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I'm a high school math teacher and I've been using TeX to create tests, quizzes, and worksheets. I'm on Mac OS X El Capitan with TeXShop. I created a TeX folder in my main directory and I have subfolders for each course (AP Calc, Regular Calc, and Precalc). When I create a .tex file in the AP Calc folder, all the temp/build files and the PDF file end up in that folder. I'd like to have a subfolder in each course folder to put all the build files:

/Tex /AP Calc /Build /Regular Calc /Build /Precalc /Build

I've been reading up on how to change the Preferences -> Engine -> pdfLaTeX -> LaTeX line to output PDFs to the course folders and the build files to the Build folders but haven't been successful yet.

Would love to find a solution before there's too much clutter...

  • Your question indicates that you are using a special editor. Which one is it? – jarauh Nov 20 '15 at 15:49
  • Whoops! See changes [TexShop, Mac OS X El Capitan]. – Brian Abend Nov 20 '15 at 17:30
  • There is the option --output-directory. However, I strongly recommend not trying to do this, especially if you are relatively new to TeX. – cfr Nov 20 '15 at 17:42
  • @cfr Can you elaborate? I've used TeX here and there and am reasonably agile with the coding. – Brian Abend Nov 20 '15 at 19:17
  • It just complicates things enormously. For one thing, pdftex will, I think, put the PDF with the rest of the files - you can't separate intermediate files from output - and this means you have the problem of your editor finding the PDF. But the more serious issues tend to come from the coding. Will everything know where to look? Not just pdftex, but bibtex or biblatex? What about makeindex or makeglossaries? If you externalise graphics, where do they go? What if you include an image which needs conversion? Then the original is in one directory, maybe the converted is in another. – cfr Nov 20 '15 at 21:51
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The implementation fo pdfTeX provided by TeX Live (and, hence, MikTeX) does not support outputting the PDF to one directory and other generated files to another.

It is possible to output all generated files to a directory other than the working one. For example, suppose that filename.tex is in the working directory, then we can create a subdirectory, out for the generated files.

mkdir out

Then

pdflatex --output-directory=out filename.tex 

will output all generated files to out/.

$ ls
filename.tex  out/
$ ls out
filename.aux  filename.log  filename.pdf

What you could do in the case of TeXShop is to modify the engine so that the PDF is automatically moved back to the working directory.

mv -f out/filename.pdf ./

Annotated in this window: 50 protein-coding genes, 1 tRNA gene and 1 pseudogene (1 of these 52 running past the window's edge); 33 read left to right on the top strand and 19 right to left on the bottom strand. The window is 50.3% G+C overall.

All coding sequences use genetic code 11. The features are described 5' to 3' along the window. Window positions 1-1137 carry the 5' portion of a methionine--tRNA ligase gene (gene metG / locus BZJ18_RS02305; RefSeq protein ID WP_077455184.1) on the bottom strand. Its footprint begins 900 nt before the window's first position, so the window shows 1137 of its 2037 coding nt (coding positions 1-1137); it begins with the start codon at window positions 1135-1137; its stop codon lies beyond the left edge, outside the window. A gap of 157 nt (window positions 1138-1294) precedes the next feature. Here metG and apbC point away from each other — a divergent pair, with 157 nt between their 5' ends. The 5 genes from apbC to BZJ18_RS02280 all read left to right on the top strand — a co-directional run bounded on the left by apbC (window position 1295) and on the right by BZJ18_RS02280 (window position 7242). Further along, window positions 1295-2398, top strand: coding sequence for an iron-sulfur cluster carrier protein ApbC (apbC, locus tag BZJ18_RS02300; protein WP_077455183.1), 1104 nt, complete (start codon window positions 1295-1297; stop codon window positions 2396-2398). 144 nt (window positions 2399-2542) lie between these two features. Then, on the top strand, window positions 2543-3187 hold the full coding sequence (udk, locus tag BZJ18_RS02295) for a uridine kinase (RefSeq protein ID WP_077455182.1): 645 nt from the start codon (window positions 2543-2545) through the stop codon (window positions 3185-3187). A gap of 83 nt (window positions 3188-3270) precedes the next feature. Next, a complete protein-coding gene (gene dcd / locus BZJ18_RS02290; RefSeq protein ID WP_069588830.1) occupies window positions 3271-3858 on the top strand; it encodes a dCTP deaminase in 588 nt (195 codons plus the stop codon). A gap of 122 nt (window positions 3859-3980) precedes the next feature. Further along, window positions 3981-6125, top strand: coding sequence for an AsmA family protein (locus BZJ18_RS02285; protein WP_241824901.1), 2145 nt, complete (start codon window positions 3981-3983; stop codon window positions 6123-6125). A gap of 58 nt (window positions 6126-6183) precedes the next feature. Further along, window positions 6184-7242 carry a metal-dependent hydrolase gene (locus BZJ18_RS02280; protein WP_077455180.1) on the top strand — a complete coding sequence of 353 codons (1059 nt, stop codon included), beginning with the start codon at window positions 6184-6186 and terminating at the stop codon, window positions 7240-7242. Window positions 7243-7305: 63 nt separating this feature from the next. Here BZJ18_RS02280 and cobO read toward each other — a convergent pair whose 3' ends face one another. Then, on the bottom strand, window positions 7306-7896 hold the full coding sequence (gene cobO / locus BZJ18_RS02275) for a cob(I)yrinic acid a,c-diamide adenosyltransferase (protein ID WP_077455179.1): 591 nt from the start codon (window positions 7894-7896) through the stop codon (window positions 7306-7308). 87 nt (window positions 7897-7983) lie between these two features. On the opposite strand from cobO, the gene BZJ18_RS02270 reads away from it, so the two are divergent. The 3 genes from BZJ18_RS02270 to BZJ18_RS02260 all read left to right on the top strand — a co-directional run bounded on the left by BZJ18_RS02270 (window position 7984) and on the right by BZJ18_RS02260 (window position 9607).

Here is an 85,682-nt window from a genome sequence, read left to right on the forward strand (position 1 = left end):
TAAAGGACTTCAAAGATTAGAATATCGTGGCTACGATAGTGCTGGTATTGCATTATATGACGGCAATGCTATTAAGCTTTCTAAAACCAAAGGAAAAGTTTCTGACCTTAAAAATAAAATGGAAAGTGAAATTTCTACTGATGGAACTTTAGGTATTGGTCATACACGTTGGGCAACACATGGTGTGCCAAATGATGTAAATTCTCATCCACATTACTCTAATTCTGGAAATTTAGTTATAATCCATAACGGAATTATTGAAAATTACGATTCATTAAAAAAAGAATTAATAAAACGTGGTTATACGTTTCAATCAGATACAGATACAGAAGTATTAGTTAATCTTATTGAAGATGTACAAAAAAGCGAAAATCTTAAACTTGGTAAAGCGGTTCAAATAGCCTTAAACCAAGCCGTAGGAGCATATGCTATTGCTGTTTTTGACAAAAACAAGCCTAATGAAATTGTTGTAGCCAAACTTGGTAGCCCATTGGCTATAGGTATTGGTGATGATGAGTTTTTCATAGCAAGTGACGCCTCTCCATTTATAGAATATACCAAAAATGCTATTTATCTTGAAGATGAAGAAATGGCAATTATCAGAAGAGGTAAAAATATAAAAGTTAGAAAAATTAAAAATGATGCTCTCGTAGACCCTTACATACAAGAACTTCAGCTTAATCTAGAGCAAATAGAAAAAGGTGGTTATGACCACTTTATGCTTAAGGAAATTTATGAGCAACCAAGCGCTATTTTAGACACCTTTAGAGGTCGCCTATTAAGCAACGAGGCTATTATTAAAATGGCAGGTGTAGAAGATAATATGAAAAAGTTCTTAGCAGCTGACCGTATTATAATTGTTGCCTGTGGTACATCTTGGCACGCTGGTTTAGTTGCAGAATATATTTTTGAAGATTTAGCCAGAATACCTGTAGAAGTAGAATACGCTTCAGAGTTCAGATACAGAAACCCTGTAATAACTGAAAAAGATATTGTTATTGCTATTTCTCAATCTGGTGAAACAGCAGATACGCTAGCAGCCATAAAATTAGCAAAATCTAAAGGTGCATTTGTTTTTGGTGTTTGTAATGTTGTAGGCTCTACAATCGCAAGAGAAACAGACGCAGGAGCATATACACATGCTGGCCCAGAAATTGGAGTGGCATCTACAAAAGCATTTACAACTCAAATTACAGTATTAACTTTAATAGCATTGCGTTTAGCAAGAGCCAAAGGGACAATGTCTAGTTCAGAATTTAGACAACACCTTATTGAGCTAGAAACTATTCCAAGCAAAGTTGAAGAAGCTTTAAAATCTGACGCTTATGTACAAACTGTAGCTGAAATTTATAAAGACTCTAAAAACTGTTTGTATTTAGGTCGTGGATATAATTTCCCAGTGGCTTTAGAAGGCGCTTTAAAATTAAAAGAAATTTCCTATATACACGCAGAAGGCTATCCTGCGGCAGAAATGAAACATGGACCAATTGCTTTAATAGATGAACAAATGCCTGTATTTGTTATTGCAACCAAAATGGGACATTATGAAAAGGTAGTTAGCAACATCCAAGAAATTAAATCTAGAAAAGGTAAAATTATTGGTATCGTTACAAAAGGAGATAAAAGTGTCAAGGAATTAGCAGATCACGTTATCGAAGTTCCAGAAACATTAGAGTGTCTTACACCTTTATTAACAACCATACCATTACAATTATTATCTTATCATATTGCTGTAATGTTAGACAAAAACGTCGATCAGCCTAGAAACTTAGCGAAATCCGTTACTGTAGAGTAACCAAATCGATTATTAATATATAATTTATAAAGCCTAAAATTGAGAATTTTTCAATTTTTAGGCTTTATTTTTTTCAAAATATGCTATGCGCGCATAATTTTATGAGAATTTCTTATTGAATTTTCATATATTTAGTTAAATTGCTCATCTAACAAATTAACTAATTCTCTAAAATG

will move the generated file back to the working directory. (Obviously, you'd want to use the relevant TeXShop variable instead of filename but I don't have TeXShop available so I'm not sure if it would be the same as my editor's.

Note that this will overwrite any existing filename.pdf in the working directory, so should be used with caution. Until you are confident of the script, it would be safer to use

[[ -e "filename.pdf" ]] && mv filename.pdf out/filename.pdf.$$
mv -n out/filename.pdf ./

and remove the defunct PDFs from the output directory manually.

However, although all of this is possible, I strongly recommend not doing it at all. Things are much, much simpler when everything is where it is expected to be by default.

Not only pdfTeX, but also all the other programmes involved in creating a document must be able to find the generated files, including scripts such as makeglossaries and binaries such as Biber. makeindex, epstopdf, image externalisation, some forms of verbatim listings and much. much more all write and read files which are expected, by default, in the working directory.

The directory may look tidier when listed, but the price is high in terms of additional complexity. TeX errors are hard enough to track down without adding avoidable complications!

Caveat emptor ...

  • I currently put my output files into the build folder and for the output pdf I create a link visible from the outside, but I think I soon enough will keep all the things together and just have links to both tex and pdf files. (or I'll finally drop nautilus and use something there I can properly setup what files I want to hide so I don't see the build files). – mike239x Sep 18 '18 at 19:23
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Sounds like this would be a good case for ltx2any. It's a LaTeX build wrapper and one feature of it

Keeps your main directory clean by default

This means all the build files are kept in a subfolder. At first glance this sound similar to cfr's answer, but as latex is actually run in the subfolder, there are no problems with other tools like biber etc.

sample call:

 ltx2any -t path_where_you_want_the_auxiliary_files_to_go filename.tex 

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